This book includes the short novel Judgment Night, plus several longish short stories, all written in the period 1943-50. Besides putting the novel first, there’s no evident rhyme or reason to the sequence of the contents.
The title novel would make a good science fiction movie today. It could indulge CGI scenery creation to an exorbitant level, and it would leverage to much better effect the space opera tropes everyone knows from Star Wars. The protagonist is the butt-kicking amazon daughter of the galactic emperor, and the story is set on and around the imperial capital planet Ericon. Because there are “gods” living on Ericon–i.e. an ancient praeterhuman race–and because there is some significant personal and political intrigue–the story actually reminds me more of Dune than other space empire tales.
“Paradise Street” is a space Western in full form, much like Joss Whedon’s Firefly television series, but written fifty years earlier.
“The Code” is the outlier of the volume: not a futuristic science fiction tale at all. It has the sort of psychological conjecture that I would expect from a Ted Sturgeon story, and it also reminded me a little of Machen’s The Great God Pan. The central premise is an experimental rejuvenation treatment that has some unexpected side effects.
The remaining two stories are both set in a single future history in which terrestrial humanity has undertaken to deliberately speciate itself, creating “Thresholder” mutants, in order to be able to colonize other planets. I found these to be the least of the volume’s contents, but they were still pretty good.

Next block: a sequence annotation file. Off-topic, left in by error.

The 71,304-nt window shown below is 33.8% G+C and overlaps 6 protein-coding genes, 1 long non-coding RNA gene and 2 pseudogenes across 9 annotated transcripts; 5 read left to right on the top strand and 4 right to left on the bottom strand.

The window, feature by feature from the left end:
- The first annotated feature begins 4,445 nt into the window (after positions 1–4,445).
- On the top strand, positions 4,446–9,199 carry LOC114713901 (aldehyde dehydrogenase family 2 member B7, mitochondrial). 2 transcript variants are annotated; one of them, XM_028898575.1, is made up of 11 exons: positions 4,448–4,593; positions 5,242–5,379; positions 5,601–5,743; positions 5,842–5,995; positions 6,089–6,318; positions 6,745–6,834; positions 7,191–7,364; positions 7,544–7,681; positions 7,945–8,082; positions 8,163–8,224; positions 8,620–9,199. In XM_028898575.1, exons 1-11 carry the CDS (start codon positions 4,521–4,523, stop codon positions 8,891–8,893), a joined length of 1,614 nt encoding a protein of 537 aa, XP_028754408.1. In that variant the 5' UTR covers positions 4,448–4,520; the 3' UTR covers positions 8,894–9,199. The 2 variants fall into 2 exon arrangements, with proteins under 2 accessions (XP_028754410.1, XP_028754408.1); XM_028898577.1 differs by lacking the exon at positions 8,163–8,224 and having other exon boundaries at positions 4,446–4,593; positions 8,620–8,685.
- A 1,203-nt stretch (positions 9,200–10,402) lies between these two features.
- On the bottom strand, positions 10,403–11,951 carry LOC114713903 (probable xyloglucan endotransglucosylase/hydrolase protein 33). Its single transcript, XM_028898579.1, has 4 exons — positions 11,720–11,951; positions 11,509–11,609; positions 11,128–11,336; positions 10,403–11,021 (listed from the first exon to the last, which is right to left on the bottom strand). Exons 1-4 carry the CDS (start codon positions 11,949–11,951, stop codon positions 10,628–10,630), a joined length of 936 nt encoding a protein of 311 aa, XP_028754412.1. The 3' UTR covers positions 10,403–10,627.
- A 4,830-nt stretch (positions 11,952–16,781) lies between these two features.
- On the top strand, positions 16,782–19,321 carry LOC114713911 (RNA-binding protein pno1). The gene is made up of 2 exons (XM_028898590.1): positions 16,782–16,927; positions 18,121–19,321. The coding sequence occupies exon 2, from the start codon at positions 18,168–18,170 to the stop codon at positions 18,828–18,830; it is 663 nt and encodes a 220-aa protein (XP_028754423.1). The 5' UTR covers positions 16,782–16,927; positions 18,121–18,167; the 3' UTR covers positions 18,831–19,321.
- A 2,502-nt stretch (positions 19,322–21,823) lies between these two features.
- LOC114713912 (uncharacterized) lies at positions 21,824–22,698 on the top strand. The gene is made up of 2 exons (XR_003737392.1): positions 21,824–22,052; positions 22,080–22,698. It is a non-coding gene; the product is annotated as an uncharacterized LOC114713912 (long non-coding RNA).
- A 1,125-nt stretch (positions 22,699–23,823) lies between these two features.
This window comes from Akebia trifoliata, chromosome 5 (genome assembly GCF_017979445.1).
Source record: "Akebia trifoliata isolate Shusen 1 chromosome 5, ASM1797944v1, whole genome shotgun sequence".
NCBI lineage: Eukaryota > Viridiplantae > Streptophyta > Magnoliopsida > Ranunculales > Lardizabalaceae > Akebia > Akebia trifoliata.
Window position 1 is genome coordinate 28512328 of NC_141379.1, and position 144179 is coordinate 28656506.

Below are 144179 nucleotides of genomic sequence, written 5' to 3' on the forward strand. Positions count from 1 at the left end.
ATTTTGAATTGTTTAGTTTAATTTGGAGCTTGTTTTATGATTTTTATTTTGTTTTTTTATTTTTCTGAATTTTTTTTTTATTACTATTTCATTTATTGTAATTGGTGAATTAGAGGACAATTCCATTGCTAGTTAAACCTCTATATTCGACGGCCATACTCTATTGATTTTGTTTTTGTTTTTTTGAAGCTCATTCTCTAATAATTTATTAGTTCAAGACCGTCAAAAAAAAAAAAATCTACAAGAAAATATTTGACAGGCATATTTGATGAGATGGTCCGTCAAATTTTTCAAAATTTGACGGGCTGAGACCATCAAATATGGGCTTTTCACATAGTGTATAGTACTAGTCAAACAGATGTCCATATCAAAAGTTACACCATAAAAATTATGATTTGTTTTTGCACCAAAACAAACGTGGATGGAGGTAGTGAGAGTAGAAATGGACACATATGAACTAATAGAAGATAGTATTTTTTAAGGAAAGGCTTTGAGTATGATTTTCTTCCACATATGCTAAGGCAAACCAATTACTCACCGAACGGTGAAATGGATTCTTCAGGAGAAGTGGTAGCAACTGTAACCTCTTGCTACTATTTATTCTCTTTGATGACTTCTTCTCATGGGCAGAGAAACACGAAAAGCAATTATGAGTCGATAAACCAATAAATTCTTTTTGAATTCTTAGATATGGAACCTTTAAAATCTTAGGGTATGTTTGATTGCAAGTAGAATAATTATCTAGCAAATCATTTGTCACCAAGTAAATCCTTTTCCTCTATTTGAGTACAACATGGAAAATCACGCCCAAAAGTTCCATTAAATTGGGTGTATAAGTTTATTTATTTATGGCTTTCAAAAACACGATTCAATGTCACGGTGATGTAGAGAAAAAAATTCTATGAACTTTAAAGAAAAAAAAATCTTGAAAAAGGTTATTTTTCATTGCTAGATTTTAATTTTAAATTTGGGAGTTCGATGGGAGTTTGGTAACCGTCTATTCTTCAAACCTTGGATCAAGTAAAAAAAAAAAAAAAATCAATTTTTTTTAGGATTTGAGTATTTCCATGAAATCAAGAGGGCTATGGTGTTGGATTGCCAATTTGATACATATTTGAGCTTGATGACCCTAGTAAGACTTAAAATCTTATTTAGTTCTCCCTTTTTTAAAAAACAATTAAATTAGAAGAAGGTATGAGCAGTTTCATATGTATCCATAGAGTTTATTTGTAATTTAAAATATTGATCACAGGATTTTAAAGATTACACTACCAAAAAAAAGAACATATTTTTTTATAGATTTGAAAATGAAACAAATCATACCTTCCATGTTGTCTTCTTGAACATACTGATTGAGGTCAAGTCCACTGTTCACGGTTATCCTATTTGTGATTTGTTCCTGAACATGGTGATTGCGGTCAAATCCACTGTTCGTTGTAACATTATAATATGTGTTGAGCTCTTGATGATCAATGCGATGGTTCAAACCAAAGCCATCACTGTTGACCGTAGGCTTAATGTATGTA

The two parts of this fun book are each a suite of short stories centered on one of Moore’s characters in a different fictional world: the swords and sorcery of Jirel of Joiry (Black Gods) and the space opera of Northwest Smith (Scarlet Dreams). The entire book is full of evocatively hallucinatory fantasy and outre eroticism.
Jirel of Joiry is interesting as being a scarlet-haired “woman girt with a sword,” formulated independently from Howard’s Red Sonya (let alone the Red Sonja later created by Roy Thomas). It is almost as if the fictioneers of the pulp era were tuning in to some Platonic Idea of the Scarlet Woman. In this connection, see also the April Bell of Williamson’s Darker Than You Think.
The book is an attractive but cheaply-bound trade paperback issued in 2002 by Gollancz under their “Fantasy Masterworks” imprint. The cover shows a detail of the head of Medusa from a painting by Caravaggio, which is in allusion to the seminal Northwest Smith story (and Moore’s first-ever-published—and much re-published—fiction) “Shambleau.” Although “Shambleau” is indeed the story of encountering on Mars the creature which is the basis of the Medusa legend, Moore doesn’t describe her as looking like Caravaggio’s portrait at all. [via]